In my experience, you don't really go to an Asian restaurant with dreams of magnificent desserts at the end of your meal.
Photo from rubberduckee Ais Kakang is a popular dessert in Malaysia and at Malaysian restaurants here in Houston.
I happen to love fortune cookies, so I'm always pleased to find those at Chinese restaurants. In Korea, I ate a lot of jelly candy and sweet rice cakes, but they didn't satisfy me the way a slice of pie or an ice cream sundae might. At Japanese restaurants, desserts often mean sweet iterations of rice and beans or variations on dumplings. Some restaurants even claim to make authentic fried ice cream, though the authenticity of fried ice cream in Asian cuisine is debatable.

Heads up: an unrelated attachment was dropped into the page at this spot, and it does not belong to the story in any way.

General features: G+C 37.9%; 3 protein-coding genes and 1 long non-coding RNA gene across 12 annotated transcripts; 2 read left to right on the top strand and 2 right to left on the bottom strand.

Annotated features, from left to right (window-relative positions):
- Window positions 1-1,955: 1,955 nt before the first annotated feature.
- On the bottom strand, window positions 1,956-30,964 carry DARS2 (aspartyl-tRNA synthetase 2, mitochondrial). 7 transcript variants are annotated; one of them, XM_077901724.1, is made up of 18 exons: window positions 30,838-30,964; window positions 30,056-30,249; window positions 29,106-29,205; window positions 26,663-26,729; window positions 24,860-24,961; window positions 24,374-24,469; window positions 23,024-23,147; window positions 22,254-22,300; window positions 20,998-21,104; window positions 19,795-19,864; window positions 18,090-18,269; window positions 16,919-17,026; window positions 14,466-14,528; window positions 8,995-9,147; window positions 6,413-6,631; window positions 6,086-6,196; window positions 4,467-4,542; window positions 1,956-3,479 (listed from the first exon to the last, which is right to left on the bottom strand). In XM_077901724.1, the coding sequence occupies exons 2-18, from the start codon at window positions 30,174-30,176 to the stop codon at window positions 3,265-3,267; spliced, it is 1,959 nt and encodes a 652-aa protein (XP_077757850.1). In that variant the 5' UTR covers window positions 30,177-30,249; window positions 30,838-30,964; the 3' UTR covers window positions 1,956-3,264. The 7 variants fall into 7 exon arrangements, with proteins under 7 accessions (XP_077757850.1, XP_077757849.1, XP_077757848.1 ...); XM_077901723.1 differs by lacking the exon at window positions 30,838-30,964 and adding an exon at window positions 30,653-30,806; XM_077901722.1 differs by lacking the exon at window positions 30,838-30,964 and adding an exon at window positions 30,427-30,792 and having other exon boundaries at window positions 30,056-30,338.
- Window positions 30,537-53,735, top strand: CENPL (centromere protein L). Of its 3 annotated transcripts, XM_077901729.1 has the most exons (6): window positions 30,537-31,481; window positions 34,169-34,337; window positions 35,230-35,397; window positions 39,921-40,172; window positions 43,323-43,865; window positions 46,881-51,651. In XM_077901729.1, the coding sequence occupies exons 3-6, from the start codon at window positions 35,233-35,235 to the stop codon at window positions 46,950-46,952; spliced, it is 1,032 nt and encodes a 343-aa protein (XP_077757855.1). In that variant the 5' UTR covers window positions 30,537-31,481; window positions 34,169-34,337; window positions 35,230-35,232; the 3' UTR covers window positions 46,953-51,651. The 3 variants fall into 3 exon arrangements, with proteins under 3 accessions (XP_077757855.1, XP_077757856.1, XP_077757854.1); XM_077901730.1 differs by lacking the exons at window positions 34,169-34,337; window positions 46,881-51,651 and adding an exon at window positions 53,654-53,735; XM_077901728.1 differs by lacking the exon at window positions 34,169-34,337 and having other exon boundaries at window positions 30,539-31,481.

The desserts at Mamak Malaysian Restaurant, the subject of this week's cafe review, are an interesting mix of sweet sensibilities from all over southeast Asia, much like the rest of the food at Mamak. Malaysian food in general is informed by the cultures and cuisines that surround the country, and the influence of Thai, Chinese and Indian food is evident in even a brief glance at the menu.
I wasn't surprised to see Thai-style curries or Chinese stir-fries at Mamak, though. It was the desserts that really surprised me.More »